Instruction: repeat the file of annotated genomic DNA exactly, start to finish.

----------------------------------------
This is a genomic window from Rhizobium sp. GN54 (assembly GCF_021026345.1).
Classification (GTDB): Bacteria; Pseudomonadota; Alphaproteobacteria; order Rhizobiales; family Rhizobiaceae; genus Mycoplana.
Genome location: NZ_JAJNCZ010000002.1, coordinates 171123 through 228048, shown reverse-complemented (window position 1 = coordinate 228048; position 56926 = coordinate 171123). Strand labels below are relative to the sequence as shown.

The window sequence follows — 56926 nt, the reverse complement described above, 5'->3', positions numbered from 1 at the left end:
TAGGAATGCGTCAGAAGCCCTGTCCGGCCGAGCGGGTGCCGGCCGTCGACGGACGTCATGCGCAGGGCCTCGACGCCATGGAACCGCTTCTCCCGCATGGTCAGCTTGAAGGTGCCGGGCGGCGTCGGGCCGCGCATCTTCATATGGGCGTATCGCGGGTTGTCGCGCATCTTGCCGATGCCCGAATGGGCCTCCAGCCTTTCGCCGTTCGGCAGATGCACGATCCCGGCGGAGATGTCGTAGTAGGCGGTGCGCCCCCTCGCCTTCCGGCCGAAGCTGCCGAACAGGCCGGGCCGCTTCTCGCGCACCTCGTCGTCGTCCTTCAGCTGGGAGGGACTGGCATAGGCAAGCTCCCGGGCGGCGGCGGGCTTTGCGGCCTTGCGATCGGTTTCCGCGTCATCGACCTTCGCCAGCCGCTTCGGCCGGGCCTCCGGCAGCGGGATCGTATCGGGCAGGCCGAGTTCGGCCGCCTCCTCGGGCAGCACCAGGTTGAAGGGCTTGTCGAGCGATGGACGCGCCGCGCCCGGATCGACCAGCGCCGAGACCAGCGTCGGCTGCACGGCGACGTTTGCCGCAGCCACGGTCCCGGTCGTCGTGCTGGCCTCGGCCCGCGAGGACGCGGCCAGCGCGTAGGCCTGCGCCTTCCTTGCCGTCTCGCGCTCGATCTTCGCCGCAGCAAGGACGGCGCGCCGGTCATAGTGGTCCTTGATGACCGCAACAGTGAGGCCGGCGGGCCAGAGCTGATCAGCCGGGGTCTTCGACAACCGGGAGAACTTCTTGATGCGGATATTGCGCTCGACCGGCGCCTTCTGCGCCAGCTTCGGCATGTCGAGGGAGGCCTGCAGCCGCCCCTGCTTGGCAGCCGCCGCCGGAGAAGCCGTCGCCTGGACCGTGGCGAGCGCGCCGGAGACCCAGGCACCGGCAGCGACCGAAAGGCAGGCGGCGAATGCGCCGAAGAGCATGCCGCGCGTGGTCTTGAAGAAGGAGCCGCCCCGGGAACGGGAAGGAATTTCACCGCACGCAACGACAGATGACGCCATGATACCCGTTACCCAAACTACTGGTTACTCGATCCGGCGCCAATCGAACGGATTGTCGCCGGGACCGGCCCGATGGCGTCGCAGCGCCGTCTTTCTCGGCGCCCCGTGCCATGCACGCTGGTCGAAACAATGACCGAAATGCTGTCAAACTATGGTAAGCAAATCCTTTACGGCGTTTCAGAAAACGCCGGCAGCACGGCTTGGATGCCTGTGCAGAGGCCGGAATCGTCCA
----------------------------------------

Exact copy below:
This is a genomic window from Rhizobium sp. GN54 (assembly GCF_021026345.1).
Classification (GTDB): Bacteria; Pseudomonadota; Alphaproteobacteria; order Rhizobiales; family Rhizobiaceae; genus Mycoplana.
Genome location: NZ_JAJNCZ010000002.1, coordinates 171123 through 228048, shown reverse-complemented (window position 1 = coordinate 228048; position 56926 = coordinate 171123). Strand labels below are relative to the sequence as shown.

The window sequence follows — 56926 nt, the reverse complement described above, 5'->3', positions numbered from 1 at the left end:
TAGGAATGCGTCAGAAGCCCTGTCCGGCCGAGCGGGTGCCGGCCGTCGACGGACGTCATGCGCAGGGCCTCGACGCCATGGAACCGCTTCTCCCGCATGGTCAGCTTGAAGGTGCCGGGCGGCGTCGGGCCGCGCATCTTCATATGGGCGTATCGCGGGTTGTCGCGCATCTTGCCGATGCCCGAATGGGCCTCCAGCCTTTCGCCGTTCGGCAGATGCACGATCCCGGCGGAGATGTCGTAGTAGGCGGTGCGCCCCCTCGCCTTCCGGCCGAAGCTGCCGAACAGGCCGGGCCGCTTCTCGCGCACCTCGTCGTCGTCCTTCAGCTGGGAGGGACTGGCATAGGCAAGCTCCCGGGCGGCGGCGGGCTTTGCGGCCTTGCGATCGGTTTCCGCGTCATCGACCTTCGCCAGCCGCTTCGGCCGGGCCTCCGGCAGCGGGATCGTATCGGGCAGGCCGAGTTCGGCCGCCTCCTCGGGCAGCACCAGGTTGAAGGGCTTGTCGAGCGATGGACGCGCCGCGCCCGGATCGACCAGCGCCGAGACCAGCGTCGGCTGCACGGCGACGTTTGCCGCAGCCACGGTCCCGGTCGTCGTGCTGGCCTCGGCCCGCGAGGACGCGGCCAGCGCGTAGGCCTGCGCCTTCCTTGCCGTCTCGCGCTCGATCTTCGCCGCAGCAAGGACGGCGCGCCGGTCATAGTGGTCCTTGATGACCGCAACAGTGAGGCCGGCGGGCCAGAGCTGATCAGCCGGGGTCTTCGACAACCGGGAGAACTTCTTGATGCGGATATTGCGCTCGACCGGCGCCTTCTGCGCCAGCTTCGGCATGTCGAGGGAGGCCTGCAGCCGCCCCTGCTTGGCAGCCGCCGCCGGAGAAGCCGTCGCCTGGACCGTGGCGAGCGCGCCGGAGACCCAGGCACCGGCAGCGACCGAAAGGCAGGCGGCGAATGCGCCGAAGAGCATGCCGCGCGTGGTCTTGAAGAAGGAGCCGCCCCGGGAACGGGAAGGAATTTCACCGCACGCAACGACAGATGACGCCATGATACCCGTTACCCAAACTACTGGTTACTCGATCCGGCGCCAATCGAACGGATTGTCGCCGGGACCGGCCCGATGGCGTCGCAGCGCCGTCTTTCTCGGCGCCCCGTGCCATGCACGCTGGTCGAAACAATGACCGAAATGCTGTCAAACTATGGTAAGCAAATCCTTTACGGCGTTTCAGAAAACGCCGGCAGCACGGCTTGGATGCCTGTGCAGAGGCCGGAATCGTCCA